Directed By Kristoffer Borgli
Starring – Nicolas Cage, Julianne Nicholson, Michael Cera
The Plot – Cage stars as Paul Matthews, a listless family man and tenured professor with an affinity for evolutionary biology and anxiety regarding his own anonymity. One day, he discovers he has begun to appear in other people’s dreams at an exponential rate. As in life, his presence in these dreams is banal and non-intrusive, he’s simply there, staring indifferently at the fantasies and nightmares of strangers. Nonetheless, he becomes an overnight celebrity, and is soon showered with the attention he has long been denied. But when Paul encounters a dreamer whose visions of him differ substantially from the norm, he finds himself grappling with the Faustian bargain of fame as his dream-selves start inexplicably becoming violent within their respective subconsciousnesses.
Rated R for adult language, violence and some sexual content
After Acclaimed director Ari Aster walked away from the project, much doubt was cast if anyone could bring to life the meaningful merits of the story, but Borgli feels plucked directly from the same tree as his directorial predecessor, in more ways than one that feel integral towards the experience. For starters, Borgli effortlessly conjures the same kind of tonal specificity that feels directly removed from one of Aster’s many strange installments, with a natural awkwardness in humor that not only brings with it a barrage of effectively endearing gags, but also an underlining layer of poignancy, especially during the film’s climactic third act, which cements a tragic aspect of sorts for our protagonist and the exaggerated emphasis of his conflict. For that aspect, the film immediately wastes no time in surmizing a meaningful discussion on the impacts of dreams and corresponding cancel culture, that takes the storytelling miles, both in the variety of reactions to them that carries over to real life, but also what the dreams about Paul says about our jaded protagonist. Because he consistently comes across as stalled or stagnant in the minds of his peers, it tells us everything about his backstory within an unfulfilling life and his approach towards it than we ever could learn in ten hours of exposition, giving us a full-fledged outline of a man that comes to fruition with the single best performance from Cage in over a decade. I make that claim because it finally feels like Cage is playing an actual character, and not an exaggerated version of himself, bringing a meticulously defined ethos and measurement to personality that emotionally makes him disappear into the role. Cage’s best moments are those defined by overwhelming vulnerability, and considering his character becomes a unwanted universal meme for stardom, there is a meta aspect to the portrayal that easily mirrors that of Cage and his bizarre behavior in films over the last ten years, which has made him a meme of sorts to his adoring public. In addition to Cage’s meaty performance, the film’s production values are also enhanced with a free range of creative options in the movie’s cinematography that satisfyingly reflects those of the varying dreams that they depict. For instance, when a character feels threatened by Paul’s permanent grasp over their psychology, the film looks and feels like a horror movie, with jarring shrieks of score and abrupt editing that zeroes in on the menace. This element alone is the single greatest appeal to Borgli’s commanding influence, and just like the evolving expansions of the script itself and its depiction to the perils of unrequited fame, there’s an unpredictable element to Borgli’s direction that constantly keeps you gripped to the engagement, providing the film with a versatile layer of artistic merit that shifts its shape at the most opportune moments to the film’s brief 97 minute run time.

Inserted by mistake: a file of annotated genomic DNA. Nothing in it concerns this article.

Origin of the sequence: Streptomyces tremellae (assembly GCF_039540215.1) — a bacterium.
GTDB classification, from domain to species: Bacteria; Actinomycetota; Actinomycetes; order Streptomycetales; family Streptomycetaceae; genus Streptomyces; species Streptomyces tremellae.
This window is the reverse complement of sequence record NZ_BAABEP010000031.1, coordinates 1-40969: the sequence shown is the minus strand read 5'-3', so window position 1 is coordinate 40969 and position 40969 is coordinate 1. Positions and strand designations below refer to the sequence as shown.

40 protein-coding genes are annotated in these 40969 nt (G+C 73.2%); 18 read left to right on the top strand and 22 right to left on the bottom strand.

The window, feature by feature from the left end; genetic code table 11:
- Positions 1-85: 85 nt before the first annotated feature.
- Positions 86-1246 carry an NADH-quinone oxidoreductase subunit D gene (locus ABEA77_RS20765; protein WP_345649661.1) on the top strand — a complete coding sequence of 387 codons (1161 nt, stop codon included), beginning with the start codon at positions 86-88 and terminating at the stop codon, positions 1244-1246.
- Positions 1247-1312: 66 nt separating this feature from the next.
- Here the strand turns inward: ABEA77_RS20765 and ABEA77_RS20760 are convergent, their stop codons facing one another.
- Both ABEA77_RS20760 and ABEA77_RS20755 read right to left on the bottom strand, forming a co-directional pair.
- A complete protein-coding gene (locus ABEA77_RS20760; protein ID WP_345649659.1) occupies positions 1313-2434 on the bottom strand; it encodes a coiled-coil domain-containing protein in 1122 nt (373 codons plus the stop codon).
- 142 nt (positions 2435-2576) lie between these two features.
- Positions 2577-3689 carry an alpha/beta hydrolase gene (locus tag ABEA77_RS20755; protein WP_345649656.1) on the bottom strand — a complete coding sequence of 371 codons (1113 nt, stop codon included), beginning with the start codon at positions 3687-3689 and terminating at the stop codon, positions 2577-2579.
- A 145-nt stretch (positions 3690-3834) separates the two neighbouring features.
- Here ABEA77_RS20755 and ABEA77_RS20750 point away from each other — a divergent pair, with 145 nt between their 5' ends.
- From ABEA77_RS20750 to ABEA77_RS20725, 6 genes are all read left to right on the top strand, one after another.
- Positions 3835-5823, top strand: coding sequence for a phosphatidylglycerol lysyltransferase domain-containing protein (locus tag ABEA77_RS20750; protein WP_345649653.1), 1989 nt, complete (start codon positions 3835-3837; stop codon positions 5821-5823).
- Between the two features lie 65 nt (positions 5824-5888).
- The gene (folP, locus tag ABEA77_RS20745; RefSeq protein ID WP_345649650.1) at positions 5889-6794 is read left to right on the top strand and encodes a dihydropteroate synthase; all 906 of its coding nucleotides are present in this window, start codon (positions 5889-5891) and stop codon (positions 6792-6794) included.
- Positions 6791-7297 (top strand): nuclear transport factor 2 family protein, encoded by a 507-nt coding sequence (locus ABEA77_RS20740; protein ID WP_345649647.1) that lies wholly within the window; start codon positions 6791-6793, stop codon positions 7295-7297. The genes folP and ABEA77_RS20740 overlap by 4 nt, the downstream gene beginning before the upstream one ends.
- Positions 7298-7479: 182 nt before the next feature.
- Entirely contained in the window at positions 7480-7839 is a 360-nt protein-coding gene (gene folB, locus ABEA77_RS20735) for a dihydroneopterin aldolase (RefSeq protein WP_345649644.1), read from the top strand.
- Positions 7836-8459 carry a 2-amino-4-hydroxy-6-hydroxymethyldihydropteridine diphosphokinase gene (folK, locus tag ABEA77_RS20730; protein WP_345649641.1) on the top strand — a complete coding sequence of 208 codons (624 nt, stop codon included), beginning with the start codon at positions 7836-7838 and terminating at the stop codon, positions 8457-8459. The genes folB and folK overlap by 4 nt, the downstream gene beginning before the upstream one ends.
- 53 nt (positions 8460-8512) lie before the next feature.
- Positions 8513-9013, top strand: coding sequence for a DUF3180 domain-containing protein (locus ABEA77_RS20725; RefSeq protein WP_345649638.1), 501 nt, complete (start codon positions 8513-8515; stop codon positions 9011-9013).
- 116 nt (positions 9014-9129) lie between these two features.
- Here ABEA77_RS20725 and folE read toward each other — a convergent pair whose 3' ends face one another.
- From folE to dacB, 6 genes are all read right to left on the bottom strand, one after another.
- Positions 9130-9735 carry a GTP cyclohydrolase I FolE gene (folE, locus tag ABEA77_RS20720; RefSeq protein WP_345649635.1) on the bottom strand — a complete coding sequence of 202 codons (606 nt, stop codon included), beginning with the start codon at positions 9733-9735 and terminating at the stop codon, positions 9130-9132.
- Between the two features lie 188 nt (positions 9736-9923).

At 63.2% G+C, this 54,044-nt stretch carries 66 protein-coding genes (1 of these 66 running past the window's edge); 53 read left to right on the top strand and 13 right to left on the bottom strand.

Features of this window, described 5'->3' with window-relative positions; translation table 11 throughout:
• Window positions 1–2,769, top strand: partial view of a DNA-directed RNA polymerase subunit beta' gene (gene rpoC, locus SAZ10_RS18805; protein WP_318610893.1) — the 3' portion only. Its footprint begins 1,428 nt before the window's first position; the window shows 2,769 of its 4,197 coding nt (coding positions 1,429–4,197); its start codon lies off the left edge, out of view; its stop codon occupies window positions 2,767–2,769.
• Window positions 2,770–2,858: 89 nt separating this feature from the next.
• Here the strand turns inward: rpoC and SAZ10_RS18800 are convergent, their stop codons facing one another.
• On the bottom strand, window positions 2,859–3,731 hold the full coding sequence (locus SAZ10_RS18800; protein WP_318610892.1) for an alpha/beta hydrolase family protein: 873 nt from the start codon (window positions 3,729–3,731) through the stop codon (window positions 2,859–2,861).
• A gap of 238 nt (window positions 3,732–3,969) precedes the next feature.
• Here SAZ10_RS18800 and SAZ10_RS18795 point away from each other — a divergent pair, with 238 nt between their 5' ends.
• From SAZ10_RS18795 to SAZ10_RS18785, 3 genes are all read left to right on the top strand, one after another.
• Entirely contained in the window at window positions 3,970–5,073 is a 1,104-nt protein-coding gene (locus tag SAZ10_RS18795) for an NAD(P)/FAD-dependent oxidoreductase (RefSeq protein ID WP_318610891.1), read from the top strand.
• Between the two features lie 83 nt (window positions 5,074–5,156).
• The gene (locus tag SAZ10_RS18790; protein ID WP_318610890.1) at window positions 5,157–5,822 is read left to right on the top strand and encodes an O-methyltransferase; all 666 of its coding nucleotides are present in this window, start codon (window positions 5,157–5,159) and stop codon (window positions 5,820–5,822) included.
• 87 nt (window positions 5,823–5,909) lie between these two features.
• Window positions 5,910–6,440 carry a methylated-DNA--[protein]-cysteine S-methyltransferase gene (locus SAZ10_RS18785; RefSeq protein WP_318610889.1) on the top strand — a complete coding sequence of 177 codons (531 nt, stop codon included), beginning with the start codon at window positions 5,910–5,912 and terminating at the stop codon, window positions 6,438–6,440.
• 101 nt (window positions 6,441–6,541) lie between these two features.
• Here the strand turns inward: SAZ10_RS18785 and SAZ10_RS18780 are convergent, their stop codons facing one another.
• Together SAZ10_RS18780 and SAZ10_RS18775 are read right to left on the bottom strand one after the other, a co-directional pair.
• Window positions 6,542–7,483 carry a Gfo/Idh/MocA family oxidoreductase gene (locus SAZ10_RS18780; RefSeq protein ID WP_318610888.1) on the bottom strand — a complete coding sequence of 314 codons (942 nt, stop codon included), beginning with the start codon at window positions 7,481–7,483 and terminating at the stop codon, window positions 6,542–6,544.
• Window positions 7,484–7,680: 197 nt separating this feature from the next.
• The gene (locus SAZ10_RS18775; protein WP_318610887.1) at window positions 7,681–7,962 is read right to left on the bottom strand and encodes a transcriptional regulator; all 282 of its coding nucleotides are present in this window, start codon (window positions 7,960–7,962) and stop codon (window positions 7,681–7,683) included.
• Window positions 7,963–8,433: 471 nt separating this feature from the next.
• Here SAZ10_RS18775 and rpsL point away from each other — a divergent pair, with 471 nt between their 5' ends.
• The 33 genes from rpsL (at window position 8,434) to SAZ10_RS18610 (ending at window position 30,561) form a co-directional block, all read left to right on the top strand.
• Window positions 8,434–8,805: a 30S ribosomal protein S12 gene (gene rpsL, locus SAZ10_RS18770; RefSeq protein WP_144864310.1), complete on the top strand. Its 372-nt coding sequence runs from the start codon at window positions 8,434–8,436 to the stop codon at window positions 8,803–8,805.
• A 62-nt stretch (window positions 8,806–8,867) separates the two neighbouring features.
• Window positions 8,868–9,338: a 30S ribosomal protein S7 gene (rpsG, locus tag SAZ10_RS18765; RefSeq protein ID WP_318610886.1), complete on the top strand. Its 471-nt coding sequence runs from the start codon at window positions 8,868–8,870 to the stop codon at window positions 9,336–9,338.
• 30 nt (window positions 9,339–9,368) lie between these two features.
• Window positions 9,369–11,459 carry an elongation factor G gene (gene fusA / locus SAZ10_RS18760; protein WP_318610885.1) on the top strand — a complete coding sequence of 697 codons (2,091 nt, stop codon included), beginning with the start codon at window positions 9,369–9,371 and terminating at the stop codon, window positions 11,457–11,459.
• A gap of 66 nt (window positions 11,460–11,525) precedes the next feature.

On the subject of that aforementioned run time, the depth of the script and its various themes occasionally feels wedged and condensed by the the volume of minimal allowance that undercut certain arcs, primarily during the film’s defining third act. While I never had an issue following along with where the film, its characters or their narratives head, certain aspects arise with little to no evidence of their arrival that leaves the film’s second half suddenly feeling a bit aimless, with causes and effects that do line-up with logic, but simultaneosuly feel like they’re missing a scene or two of build-up to properly materialize. In addition to this, my only other issue with the film pertained to some momentary lapses in logic with the script’s dialogue that felt like they were holding the hands of the audience to convey insight towards a particular feeling or corresponding visual. While reactionary responses nothing new or out of the ordinary for films with such strangely bizarre concepts, the kind of such imbedded here to the interactions of the characters constantly lack natural appeal, feeling like they remain prominent to constantly re-evaluate the stakes and circumstances of what transpires, while also sedating the nuance factor of the many dynamics that are otherwise easy to indulge in.
“Dream Scenario” might occasionally feel rushed or obvious in the way it outlines the magnitude of such a freshly compelling idea, but what it lacks in patience, it more than makes up for in tonal and visual tenacity, crafting a cautionary tale on existentialism and cancel culture that, with the benefit of a top tier Nicolas Cage performance in tow, satirically stimulates the senses with unfiltered psychological audacity. Borgli capably fills the shoes abandoned by Aster, in turn gifting A24 another artistically ambitious dreamscape that values all of life’s most strange and silly moments equally.
My Grade: 8/10 or B